Yes Jon Stewart, There is a Double Standard

In last night’s episode of the Tonight Show, Jon Stewart fabulously calls out the not so subtle aspects of sexism and the absurd double standard faced by female politicians. I spent most of this sketch with mouth open in disbelief from the news anchor sound bites, even those from many female news anchors.

Are you ready for this? In regards to Chelsea Clinton’s pregnancy news, one anchor said, “Could it put a bump in Hillary’s 2016 plans? And is it sexist to ask?” I love John Stewart’s response, “No, silly Billy, of course it’s not sexist, even though it’s a question that has never, ever been posed to a male candidate, ever.” He goes to comment about Mitt Romney’s liter of grandchildren and how the grandchildren question never came up with Obama and Romney, ending with the poignant comment, “It’s as though men and women are treated differently?” Bingo.

My jaw dropped to the floor with Stewart’s next example about women being “too emotional.” You’ll have to watch for yourself, but in a nutshell, Senator Diane Feinstein, 22-year Senate Veteran and Chairwoman of the Senate Intelligence Committee, released a new report about CIA’s Bush Era Torture Program, in which the committee found that the CIAs programs were far more brutal and widespread than had been reported and that the CIA had overstated torture’s effectiveness. In order to combat the reports findings, the former head of the NSA, Michael Hayden, chose to attack Senator Feinstein’s “emotional feelings.” According to Hayden, “The motivation for the report may show deep emotional feeling on part of the Senator, I don’t think it leads you to an objective report.” Yes, you read it right; Hayden chose to defend his agencies use of torture by arguing that the information in the Senate Intelligence Committee’s report was unreliable because Senator Feinstein was under emotional distress!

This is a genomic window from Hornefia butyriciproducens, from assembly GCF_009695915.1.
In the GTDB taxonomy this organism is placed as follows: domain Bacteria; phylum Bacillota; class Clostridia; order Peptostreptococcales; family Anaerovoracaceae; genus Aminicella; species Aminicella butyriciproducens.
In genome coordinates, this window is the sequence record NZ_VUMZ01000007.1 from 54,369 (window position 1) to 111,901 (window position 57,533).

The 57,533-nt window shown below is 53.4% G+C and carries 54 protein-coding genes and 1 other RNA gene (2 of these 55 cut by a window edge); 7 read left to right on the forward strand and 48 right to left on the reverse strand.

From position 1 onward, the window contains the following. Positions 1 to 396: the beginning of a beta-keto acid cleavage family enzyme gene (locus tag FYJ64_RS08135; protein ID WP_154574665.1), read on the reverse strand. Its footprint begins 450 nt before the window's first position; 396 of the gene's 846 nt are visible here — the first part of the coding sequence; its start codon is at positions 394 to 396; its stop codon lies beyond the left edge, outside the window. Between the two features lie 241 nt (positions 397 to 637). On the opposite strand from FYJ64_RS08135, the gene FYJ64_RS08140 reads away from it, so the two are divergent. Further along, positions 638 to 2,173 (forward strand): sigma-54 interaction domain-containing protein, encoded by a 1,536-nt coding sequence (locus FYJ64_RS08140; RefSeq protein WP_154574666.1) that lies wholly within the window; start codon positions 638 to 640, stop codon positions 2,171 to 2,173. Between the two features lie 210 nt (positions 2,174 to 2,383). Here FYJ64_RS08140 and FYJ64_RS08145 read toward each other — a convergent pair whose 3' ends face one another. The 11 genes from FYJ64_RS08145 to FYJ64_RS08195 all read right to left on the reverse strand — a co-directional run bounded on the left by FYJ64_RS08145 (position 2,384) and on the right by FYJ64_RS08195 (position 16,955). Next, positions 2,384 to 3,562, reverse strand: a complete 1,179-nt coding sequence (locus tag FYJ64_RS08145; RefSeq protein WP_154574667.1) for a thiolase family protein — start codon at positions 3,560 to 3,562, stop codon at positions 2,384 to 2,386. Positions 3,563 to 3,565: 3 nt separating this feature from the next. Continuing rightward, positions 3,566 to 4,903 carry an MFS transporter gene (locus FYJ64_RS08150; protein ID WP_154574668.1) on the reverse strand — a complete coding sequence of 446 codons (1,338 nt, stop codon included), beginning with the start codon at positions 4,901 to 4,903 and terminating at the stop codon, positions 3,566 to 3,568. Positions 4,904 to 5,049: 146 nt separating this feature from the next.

Stewart then goes on to show how men’s emotions are often praised. News anchors commented that “It talks a lot more courage for a politician to cry on television than it does to be tough,” and “That’s a man’s man, who gets chocked up about his country and about the issues he feels passionate about, all of a sudden feeling passionate about America and the hopes for his fellow Americans is something evil.” Men should be encouraged to show their emotions, and so should women. Male and female politicians remain subject to different standards, perpetuating the sexist view that women are too emotional and unpredictable to hold public office. Pardon the language, but Stewart comes to a proper conclusion that “In politics, it’s ok to be a pussy, as long as you’ve got a dick.” This needs to change.

I appreciate this episode’s comical depiction of the stark double standard and that it was done on such a big stage. We need more men standing up for women and calling out the disparity, just like Jon Stewart and Adam Grant. We need our news anchors to change the dialogue and be fair to women politicians. We need to watch television with a critical eye so that we can keep our media accountable for the unfair spin. And we need more women in politics.

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